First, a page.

Wednesday, June 12, 2024

all summer

Like an obstinate teenager being forced to do something, I am making myself write. It's my way of organizing my brain closet. Looking through what's in there, keeping the gems, discovering things taking up space that I had completely forgotten about, and throwing out what no longer serves me. 

That pile is often pretty big. Why do we hold on to those kinds of things? Sometimes we have to get rid of those things in order to make room for the good stuff. What do you need to throw away?

So forgive if this post doesn't follow a nice little sequential path. Do our inner most thoughts- our own brain closets ever really? 

For the month of June, both boys are attending whats called ESY (Extended School Year) in Special Education Land. It's kind of a fancy term for Summer School. According to the Missouri Department of Education, Local school districts are required to consider the need for Extended School Year Services (ESY) for each student with a disability. ESY may be necessary to provide a particular student a free appropriate public education- which is Federal Law. 

This is the first year they've actually attended ESY. It's easy for my boys to lose skills that had previously been learned or "mastered" if they are not exposed to them, so I'm already gathering some materials to work with them once Summer school is over. I'm not going to lie, the four hours they are gone in the morning are an absolute chocolate covered godsend, and I'm trying not to fret thinking about what I'm going to do to stay sane once June is over. 

I remember when I first moved to Los Angeles in 1999. I left my job in St. Louis in Entertainment Marketing and was looking for employment in California. I had money to tide me over and a boyfriend who insisted on paying for everything- in fact- he told me I didn't even need to get a job- but I was sick to my stomach over wanting to be settled instantly. I was also fiercely independent, so I didn't want a man taking care of me anyway. I lived in Brentwood - an affluent Westside neighborhood- bookeded by the Pacific Palisades and Bel-Air. 

Palm trees lined the streets, and you could walk everywhere. It was a slice of heaven, yet I longed for stability, routine and consistency in my life. Malls and coffee shops were filled during the day with actor/waiters and people who just seemed to hemorrhage money. WHY ISN'T EVERYONE AT WORK? This 9-5 gal wondered. 

A job in marketing came with time- (maybe three weeks total). But the part that made me regretful, was the fact that I didn't enjoy that free time at all. The days spent exercising and shopping and walking up to The Coffee Bean and Tea Leaf at my leisure. The only thing that can truly hold someone prisoner - is your own mind. It doesn't have to be a place, proven by the fact that I was in one of the most gorgeous cities in the world, but still in prison.

I reminded myself of that today when I worried, "What am I going to do with the boys all Summer?!" I've spent too much time holding onto that exact thought. I make sure we leave the house, preferably doing something where we move our bodies at least once a day. Their childhood is already so different from other kids their age. They don't play sports. They can't go and ride bikes with friends, or hit up 7-11 for treats. They can't be at the community pool unsupervised. And especially for Parker that literally means my eyes have to be on him at all times. The boys don't have safety awareness.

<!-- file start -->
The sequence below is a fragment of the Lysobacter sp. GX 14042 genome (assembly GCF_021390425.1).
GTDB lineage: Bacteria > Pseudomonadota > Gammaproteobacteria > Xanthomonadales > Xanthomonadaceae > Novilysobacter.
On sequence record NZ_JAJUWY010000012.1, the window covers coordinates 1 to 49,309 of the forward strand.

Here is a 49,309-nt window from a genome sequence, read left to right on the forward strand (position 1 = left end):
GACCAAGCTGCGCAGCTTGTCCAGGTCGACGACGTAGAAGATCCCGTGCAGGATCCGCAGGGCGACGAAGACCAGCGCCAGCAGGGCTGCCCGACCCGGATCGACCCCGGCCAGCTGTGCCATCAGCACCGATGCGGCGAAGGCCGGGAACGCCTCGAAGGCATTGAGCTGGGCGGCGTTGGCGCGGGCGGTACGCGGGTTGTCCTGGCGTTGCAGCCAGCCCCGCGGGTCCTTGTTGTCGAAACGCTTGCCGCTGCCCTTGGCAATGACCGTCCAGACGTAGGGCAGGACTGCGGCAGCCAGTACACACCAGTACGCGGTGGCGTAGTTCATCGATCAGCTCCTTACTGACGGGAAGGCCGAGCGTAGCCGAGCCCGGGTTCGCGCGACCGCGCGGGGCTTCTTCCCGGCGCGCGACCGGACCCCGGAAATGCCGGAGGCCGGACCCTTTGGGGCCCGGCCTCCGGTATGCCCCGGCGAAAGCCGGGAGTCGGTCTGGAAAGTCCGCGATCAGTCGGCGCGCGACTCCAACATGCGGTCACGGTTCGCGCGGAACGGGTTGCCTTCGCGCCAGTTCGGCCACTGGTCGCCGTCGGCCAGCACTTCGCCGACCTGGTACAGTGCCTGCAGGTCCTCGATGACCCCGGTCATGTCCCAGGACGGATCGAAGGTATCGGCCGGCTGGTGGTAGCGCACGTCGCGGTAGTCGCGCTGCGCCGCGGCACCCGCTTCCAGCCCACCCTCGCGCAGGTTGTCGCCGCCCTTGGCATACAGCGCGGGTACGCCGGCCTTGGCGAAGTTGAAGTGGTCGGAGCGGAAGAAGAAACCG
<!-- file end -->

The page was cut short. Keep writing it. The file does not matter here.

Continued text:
But this is our life. My life. The one meant for me. The one meant for my boys, so sadness or regret over what isn't, although- understandable- doesn't serve any of us.  I guess one of my goals is that they don't feel like they are missing out on a beautiful childhood. 

But if I spend this time worrying about, "What am I going to do all Summer?" it's not possible to truly enjoy this time with them. What am I afraid of? Boredom? Exhaustion? Parker lighting the house on fire?  Greyson spending 8 hours glued to the television if we don't do anything? Yes, maybe all those things. But I can get so caught up in worrying about forever, that I forget to enjoy today. That is no longer serving me, and I need to throw it out. 

Today's outing took us to one of my favorites, The Magic House. While we were there creating, I saw this quote, and had to take a picture. 

"It doesn't matter what you make, it's the process of making that matters." Dale Dougherty 

I kind of paraphrased it for our Summer: "It doesn't matter what we do, it's the process of doing that matters." Besides, there's no such thing as forever, all any of us has is today. And guess what- today we can absolutely do. 

Brentwood Park

And we are already doing it- Summering. We've had fun. Sure, sometimes it's hard and hot and sweaty, but the process of doing is what matters. I mean- ask Nike- JUST DO IT.

Kirkwood Aquatic Center

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So what if we have a day or three of non stop television and Parker lighting our kitchen on fire? HA! I don't know what we are going to do all Summer, because that doesn't even exist. We've got today, and today is just fine.

So much Love,



  1. Great post. Such a fun summer. Since you have a lot of followers, I just wanted to comment on the statement that a student's regression/recoupment rate "is recognized across the nation as the standard in determining whether or not to provide ESY." I encourage you to check out Wrightslaw about this, because if people rely on the opinion that regression/recoupment is the standard, then kids may miss out on the opportunity. There are seven standards, not one, and one of the standards is that no single criterion can be used as the qualifying factor. Best wishes for a great summer.

    1. Great information- I appreciate you sharing. I took it out of the post.

    2. Thank you for making that change.